By the end of this year, those small providers must install backup power sources to ensure continuous operation. Last year, during an extended period of triple-digit heat, power at the only well in East Orosi failed, leaving residents there without running water for 24 hours.
By the start of 2027, those areas reliant on small water systems must also be provided with at least one backup source of water, preferably by tying into nearby existing water systems, that can supply daily needs. By 2032, all small water providers must install monitors to detect leaks and meters for all consumers.
There must also be adequate water to fight fires.
Well Drilling Requests Drop
So far in 2023, the number of permits for new and expanded wells is down significantly. From January to May 2022, 251 well permits were requested. For the same period this year, only 172 permit requests were filed.
“That may be because of a (lesser) demand or maybe because of flood conditions that folks, drillers, weren’t able to quite get out and do some of the work,” England said. “We will see that probably in the next reporting period.”
It may also be that the rush to beat another proposed change in state water regulations has ended. Already passed by the State Assembly, AB 1563 would require requests for new or expanded wells to be reviewed by groundwater sustainability agencies, ensuring compliance with the regional drought mitigation plans.
By imposing these additional requirements, AB 1563 forces the creation of a state-mandated local permitting program. The bill is currently being reviewed by the Senate Natural Resources and Water Committee.
Effects of Drought, Pollution Linger
While the start of the year saw enough rain to end the drought in the South Valley, the problems continue for many communities and households.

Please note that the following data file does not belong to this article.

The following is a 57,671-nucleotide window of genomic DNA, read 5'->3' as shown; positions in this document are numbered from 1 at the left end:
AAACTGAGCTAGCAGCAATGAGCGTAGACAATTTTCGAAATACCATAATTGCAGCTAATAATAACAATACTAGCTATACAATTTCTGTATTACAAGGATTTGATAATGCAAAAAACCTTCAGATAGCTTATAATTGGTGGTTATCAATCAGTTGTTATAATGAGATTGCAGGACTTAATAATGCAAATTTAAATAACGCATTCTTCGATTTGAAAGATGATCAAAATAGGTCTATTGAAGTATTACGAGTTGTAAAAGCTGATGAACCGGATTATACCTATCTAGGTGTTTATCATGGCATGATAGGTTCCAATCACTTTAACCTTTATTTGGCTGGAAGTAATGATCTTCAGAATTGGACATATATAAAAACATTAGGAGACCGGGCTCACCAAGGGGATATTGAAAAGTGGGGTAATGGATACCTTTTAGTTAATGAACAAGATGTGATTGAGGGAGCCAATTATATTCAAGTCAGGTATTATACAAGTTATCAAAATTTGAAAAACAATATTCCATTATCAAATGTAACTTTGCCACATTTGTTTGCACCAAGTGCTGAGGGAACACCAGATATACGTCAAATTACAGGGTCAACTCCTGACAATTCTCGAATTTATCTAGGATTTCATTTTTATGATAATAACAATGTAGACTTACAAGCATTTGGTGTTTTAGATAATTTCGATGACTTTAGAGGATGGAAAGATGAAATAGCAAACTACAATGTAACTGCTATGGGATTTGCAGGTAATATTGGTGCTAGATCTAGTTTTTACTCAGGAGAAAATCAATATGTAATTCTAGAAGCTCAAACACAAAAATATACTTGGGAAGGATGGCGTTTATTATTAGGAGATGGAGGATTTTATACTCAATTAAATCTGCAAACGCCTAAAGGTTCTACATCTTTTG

East Orosi isn’t the only Tulare County community contending with water scarcity. Tooleville, a small village on the eastern outskirts of Exeter, still depends on tanked-in water for its supply. Wells are also running out in West Goshen, East Porterville, Kettleman City and Tonyville, another small community near Tooleville between Exeter and Lindsay.
To combat the problem, the county is supplying water tanks where wells can’t meet demand.
“There were 18 new tanks installed during the month of May, so although (at the) surface we had a lot of flooding, the drought conditions to groundwater still persist,” England said. “We have 392 tanks overall in the program receiving hauled water.”
The county also provides bottled water to hundreds of other households.
“In the bottled water program there’s just over 1,600 households enrolled, 288 of those are related to drought,” England said. “The remainder are due to contamination issues.”
More Water Law Change in the Works
A state-mandated change in the county-level permitting process for well construction may not be the only alteration in state water law with a potential strong local impact. Making its way through the legislature now is Assembly Bill 1337, which would give the state the power to stop water diversion from rivers by all rights-holders.
When the bill was introduced in April, the news outlet CalMatters called it “the opening salvo of a monumental political and legal war over who controls access to water in California.”
In 2015, when the drought was ravaging the state, the State Water Resources Control Board (SWRCB) was rebuffed when it attempted to stop the Byron-Bethany Irrigation District from exercising its right to draw water from the Sacramento-San Joaquin River Delta. Two court decisions found rights established prior to 1914 were still valid, challenging the state’s ability to oversee water issues for certain rights-holders.
AB 1337 is intended to make the SWRCB the ultimate water authority in California, granting it “the necessary authority to curtail pre-1914 water rights and address the gap in the state board’s authority revealed by the court in the series of cases known as the California Water Curtailment Cases.”
Like AB-1563, AB-1337 has also been approved by the Assembly and is now being reviewed by the Senate Natural Resources and Water Committee. The bill would make unauthorized use or diversion of water a “trespass.” Fines of up to $1,000 per day and $3,500 per acre-foot of water could be imposed on violators.
It also imposes a $3,500 per day fine for diversion of water for unlicensed cannabis cultivation.